AISI to Stay the Course Under New Leadership

Written by Tim Triplett

Kevin Dempsey has taken the reins as the chief executive at the American Iron and Steel Institute at a challenging and unprecedented time. Indeed, helping AISI’s steel mill members navigate an economy hard hit by the COVID-19 pandemic is first and foremost on his agenda, he said in an interview with Steel Market Update on Monday.

Dempsey was named AISI’s interim president and CEO last month, replacing Tom Gibson who retired after 12 years leading the steel industry trade organization. Gibson remains in an advisory role. Dempsey, a trade lawyer with extensive experience in Washington, was promoted from his role as AISI’s senior vice president for public policy and general counsel since 2009.

Under his leadership, Dempsey expects AISI to continue on its current path. Near the top of the institute’s agenda is promoting a new infrastructure bill and changes to state gas tax funding.

“We are advocating very strongly that Congress should get together and do its job and pass a new major reauthorization of surface transportation and water infrastructure legislation before the end of the fiscal year. We need the investment in the infrastructure, and it will boost the overall economy and be good for steel,” he said.

With people staying home to social-distance from the virus, and driving fewer miles, gas tax revenues have declined sharply. States are struggling to pay for their share of the existing highway funding, Dempsey said. “Forget about future projects, the current projects are at some risk if we don’t make sure the states have enough money to meet their cost share.”

AISI will continue to closely monitor China, Dempsey said. As the pandemic took a toll on steel demand all over the world, steel production in China actually increased by 2 percent over last year’s record production. “That’s why we think it is critical to maintain the existing Section 232 tariffs, to prevent a new surge of imports that would be devastating to the steel industry in the United States because of its vulnerable position due to the virus.”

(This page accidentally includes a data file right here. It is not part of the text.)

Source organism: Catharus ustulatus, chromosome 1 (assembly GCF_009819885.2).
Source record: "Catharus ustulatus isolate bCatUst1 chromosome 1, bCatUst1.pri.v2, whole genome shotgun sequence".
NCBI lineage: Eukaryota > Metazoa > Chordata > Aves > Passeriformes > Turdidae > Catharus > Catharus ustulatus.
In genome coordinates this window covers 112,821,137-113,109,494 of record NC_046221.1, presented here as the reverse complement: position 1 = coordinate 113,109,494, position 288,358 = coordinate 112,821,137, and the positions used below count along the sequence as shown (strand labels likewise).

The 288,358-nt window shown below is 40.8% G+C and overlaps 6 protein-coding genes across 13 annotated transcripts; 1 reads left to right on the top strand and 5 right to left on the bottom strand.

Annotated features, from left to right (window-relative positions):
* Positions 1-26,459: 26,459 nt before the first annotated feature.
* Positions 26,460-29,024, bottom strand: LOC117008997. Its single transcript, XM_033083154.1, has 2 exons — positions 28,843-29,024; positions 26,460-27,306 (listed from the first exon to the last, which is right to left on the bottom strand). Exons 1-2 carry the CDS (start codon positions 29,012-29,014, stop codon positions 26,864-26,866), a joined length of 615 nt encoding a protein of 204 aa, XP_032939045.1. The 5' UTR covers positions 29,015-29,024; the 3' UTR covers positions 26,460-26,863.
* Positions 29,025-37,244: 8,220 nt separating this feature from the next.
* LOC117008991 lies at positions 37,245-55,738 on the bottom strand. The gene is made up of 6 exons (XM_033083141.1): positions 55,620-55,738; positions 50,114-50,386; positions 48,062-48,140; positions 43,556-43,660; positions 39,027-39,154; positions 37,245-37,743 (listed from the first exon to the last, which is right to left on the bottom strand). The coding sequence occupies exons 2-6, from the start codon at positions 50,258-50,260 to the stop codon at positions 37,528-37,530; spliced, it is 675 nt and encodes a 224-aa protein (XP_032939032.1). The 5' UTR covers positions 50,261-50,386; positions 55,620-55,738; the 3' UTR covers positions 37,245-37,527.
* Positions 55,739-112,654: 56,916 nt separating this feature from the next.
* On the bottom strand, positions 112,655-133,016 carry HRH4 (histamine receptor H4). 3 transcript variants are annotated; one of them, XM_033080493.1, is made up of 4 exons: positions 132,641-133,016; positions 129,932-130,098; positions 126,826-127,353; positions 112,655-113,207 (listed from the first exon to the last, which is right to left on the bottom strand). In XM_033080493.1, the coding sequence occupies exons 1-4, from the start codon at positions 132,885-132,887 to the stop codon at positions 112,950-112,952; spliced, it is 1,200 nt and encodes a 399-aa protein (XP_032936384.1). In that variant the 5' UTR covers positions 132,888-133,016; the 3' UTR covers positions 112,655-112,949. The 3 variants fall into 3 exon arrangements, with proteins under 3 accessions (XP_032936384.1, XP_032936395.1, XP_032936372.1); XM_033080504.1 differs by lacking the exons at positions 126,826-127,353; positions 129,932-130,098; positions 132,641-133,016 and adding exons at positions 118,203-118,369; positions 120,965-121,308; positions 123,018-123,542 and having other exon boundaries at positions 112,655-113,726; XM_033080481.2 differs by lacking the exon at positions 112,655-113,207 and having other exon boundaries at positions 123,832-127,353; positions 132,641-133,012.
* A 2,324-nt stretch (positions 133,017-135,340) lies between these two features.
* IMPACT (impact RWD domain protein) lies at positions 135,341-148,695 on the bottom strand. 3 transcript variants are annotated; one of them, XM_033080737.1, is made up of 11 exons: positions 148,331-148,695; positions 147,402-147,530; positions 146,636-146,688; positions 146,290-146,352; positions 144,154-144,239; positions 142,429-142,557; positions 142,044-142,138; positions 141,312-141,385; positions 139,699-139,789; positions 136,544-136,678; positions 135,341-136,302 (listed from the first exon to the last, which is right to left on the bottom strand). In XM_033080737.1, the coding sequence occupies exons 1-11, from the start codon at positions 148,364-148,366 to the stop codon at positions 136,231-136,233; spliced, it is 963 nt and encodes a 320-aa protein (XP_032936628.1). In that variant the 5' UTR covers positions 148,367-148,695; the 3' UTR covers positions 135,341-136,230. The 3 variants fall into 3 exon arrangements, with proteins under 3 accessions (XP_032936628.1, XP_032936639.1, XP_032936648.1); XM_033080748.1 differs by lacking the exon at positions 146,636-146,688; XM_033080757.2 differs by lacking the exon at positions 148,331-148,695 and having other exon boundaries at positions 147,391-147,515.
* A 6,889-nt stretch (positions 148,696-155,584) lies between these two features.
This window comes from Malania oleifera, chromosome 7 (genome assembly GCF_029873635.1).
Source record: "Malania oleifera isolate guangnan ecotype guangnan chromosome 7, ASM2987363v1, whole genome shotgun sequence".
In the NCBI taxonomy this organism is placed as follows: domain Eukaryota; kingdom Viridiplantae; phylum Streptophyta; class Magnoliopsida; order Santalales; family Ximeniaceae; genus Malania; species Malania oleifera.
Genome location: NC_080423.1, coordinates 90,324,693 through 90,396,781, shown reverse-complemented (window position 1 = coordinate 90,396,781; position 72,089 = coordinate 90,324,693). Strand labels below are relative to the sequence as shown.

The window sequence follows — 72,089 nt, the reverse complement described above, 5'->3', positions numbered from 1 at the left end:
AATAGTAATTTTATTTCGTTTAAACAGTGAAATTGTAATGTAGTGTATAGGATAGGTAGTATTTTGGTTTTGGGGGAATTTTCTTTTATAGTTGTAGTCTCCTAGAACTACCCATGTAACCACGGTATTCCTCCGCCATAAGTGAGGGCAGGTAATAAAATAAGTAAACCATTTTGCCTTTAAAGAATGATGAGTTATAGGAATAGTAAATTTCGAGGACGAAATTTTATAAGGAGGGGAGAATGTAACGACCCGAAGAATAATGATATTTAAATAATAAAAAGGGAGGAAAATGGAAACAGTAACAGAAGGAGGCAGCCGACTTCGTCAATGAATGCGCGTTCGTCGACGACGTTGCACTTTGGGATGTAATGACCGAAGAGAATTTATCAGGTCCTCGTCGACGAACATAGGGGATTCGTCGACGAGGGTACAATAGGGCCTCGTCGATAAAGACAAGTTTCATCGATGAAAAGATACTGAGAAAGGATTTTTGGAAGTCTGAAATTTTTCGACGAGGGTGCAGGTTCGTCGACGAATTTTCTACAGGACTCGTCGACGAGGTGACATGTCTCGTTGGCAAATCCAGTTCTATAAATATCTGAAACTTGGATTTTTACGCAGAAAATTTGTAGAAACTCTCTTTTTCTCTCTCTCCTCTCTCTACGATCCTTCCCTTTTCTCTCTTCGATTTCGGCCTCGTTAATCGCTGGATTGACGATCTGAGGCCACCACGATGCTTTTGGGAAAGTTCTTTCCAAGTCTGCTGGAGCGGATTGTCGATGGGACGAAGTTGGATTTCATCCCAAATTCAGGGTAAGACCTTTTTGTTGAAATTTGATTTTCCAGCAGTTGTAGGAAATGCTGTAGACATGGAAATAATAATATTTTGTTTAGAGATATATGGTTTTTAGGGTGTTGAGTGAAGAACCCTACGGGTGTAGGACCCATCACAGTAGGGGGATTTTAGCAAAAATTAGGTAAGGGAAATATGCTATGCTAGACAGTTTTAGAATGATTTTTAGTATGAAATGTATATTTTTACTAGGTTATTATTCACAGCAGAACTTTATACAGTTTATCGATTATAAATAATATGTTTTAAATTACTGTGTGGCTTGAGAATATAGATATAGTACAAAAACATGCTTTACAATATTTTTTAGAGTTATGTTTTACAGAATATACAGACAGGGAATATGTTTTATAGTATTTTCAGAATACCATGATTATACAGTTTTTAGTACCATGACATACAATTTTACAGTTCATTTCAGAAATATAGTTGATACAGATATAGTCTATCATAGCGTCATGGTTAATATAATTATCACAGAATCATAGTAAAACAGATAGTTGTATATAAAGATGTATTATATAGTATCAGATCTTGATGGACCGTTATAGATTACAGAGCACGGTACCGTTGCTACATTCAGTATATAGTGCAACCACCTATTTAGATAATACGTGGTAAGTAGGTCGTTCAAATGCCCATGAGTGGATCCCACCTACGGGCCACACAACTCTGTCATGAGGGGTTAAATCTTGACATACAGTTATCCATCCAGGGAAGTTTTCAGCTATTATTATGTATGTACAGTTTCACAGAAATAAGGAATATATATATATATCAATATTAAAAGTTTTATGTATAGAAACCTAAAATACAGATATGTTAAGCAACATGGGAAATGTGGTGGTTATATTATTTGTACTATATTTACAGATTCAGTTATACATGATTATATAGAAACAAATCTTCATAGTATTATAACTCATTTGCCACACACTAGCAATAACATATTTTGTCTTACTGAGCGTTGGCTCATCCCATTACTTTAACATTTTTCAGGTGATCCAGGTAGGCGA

The threat from China is growing as Chinese steel companies build mills in other parts of Southeast Asia, he added. “We always have to be mindful of changes in the international and domestic landscape. There is a constant effort at transshipment, circumvention and evasion. Until we get China out of a nonmarket, government-driven economic system for steel, we will have these distortions that lead to problems throughout the economy. We will continue to work to make sure we have strong trade tools to address that.”

AISI also will continue to focus on sustainability and the progress the steel industry has made in reducing its carbon footprint. It will continue to work with automakers to develop new grades of advanced high-strength steels they can use to make vehicles lighter and more fuel efficient. And it will make sure members have the latest information on how to operate their mills as safely as possible for employees and customers during the pandemic.

Dempsey does not believe a possible change of presidential administration in November would affect AISI’s trade mission. “We have no idea what will happen in terms of the election, but we will be making the case to both campaigns that the current situation justifies continuing the existing trade policies for steel. I am optimistic we will see Section 232 stay in place regardless of the outcome of the election. There has been bipartisan support for the need to address global steel overcapacity, and I don’t think that will change.”

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